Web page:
14. I'm really gratified that my college has finally gone entirely smoke and nicotine free (including e-cigs). For the last five years or so, we had a policy that smoking was permitted only in parking lots, but the smoking would creep towards the buildings--especially (but not only) in inclement weather. The administration realized that the best approach was to adopt a more universal prohibition, and so far compliance seems to be pretty good. I'm glad, too, that they've tried to support this new policy by expanding access to cessation tools (meds, group therapy, etc.) that are available to members of the campus community. I remember advocating a policy like this about twelve years ago during a full, formal faculty meeting and being pretty much shouted down as being a representative of the "nanny state." Well, perhaps I was getting a bit ahead of where we were as a college and a broader culture at the time, but I'm thrilled that it's finally come to pass. Maybe related or not, I had a student see me after class last week and share that her significant other was trying to quit; she asked if I had any advice for him. She knows I'm a former smoker because I included that fact in my initial introduction to them on the first day of the semester. It's important to me that my students to know me as a person, and few things are more central to my identity than that. I also wear a pretty obvious (some might say garish) lanyard around my neck every day that proclaims "Proud to be Tobacco Free!" I was really touched that she thought I might be able to help; however, I'm realizing right now that I forgot to mention this site. Ugh. What got me thinking of this is the 3 month celebration post by a quitter about how, as a teacher, he's really happy that he's no longer smoking. I totally understand that, and for me, a lot of it has to do with the kind of example I wasn't and now AM setting for my students. Of course, I don't want to overstate that influence: as an educator of adults, I'm hardly the most significant figure in their lives, and often they're taking my class just to fulfill a requirement. But, still, I'm pleased that I no longer have to try to hide my addiction or internalize feelings of shame for it. And maybe a couple of people will, in fact, be helped as a result of my presence. Keep up the great work everyone-- Christian99 Nearing 20 Years Quit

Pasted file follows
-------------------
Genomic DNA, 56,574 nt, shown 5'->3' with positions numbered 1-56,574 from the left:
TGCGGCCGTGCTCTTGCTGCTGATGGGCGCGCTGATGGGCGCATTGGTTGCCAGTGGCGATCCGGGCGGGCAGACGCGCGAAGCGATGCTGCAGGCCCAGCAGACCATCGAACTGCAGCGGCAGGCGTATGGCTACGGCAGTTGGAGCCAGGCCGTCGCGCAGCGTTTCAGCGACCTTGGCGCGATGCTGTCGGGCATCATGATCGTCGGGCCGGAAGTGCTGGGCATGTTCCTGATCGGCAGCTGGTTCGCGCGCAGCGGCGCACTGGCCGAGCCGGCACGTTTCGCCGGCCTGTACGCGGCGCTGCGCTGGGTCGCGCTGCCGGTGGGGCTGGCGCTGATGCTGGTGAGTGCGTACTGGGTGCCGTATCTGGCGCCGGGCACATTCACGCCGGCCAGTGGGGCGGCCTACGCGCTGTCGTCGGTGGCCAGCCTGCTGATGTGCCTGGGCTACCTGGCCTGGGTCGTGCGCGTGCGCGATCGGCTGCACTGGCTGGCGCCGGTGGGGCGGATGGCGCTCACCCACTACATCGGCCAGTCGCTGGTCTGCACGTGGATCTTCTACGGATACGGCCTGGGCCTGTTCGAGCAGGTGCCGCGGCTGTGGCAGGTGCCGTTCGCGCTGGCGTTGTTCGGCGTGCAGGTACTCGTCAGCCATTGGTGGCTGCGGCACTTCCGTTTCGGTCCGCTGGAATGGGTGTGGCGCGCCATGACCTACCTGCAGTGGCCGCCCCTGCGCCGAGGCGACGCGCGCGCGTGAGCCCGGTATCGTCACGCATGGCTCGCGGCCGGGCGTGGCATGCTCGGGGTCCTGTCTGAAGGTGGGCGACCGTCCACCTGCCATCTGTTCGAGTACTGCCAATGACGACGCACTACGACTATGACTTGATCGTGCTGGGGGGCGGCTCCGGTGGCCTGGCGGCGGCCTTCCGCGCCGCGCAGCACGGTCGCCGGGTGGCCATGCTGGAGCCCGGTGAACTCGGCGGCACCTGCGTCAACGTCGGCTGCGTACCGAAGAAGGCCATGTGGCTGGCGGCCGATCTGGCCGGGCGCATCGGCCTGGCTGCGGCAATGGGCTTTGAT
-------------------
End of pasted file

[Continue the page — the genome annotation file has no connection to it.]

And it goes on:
15. That is such an incredible motivator, Steven! I'm a teacher, too, and when I smoked I felt terrible about its implications for my craft (e.g., students were subjected to my inattention and stink) and for the poor example I felt I was tacitly setting for my learners. I really tried to use that additional motivation in the initial months. Keep up the awesome work, and I hope you'll treat yourself today! C99

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QuitTrain®, a quit smoking support community, was created by former smokers who have a deep desire to help people quit smoking and to help keep those quits intact.  This place should be a safe haven to escape the daily grind and focus on protecting our quits.  We don't believe that there is a "one size fits all" approach when it comes to quitting smoking.  Each of us has our own unique set of circumstances which contributes to how we go about quitting and more importantly, how we keep our quits.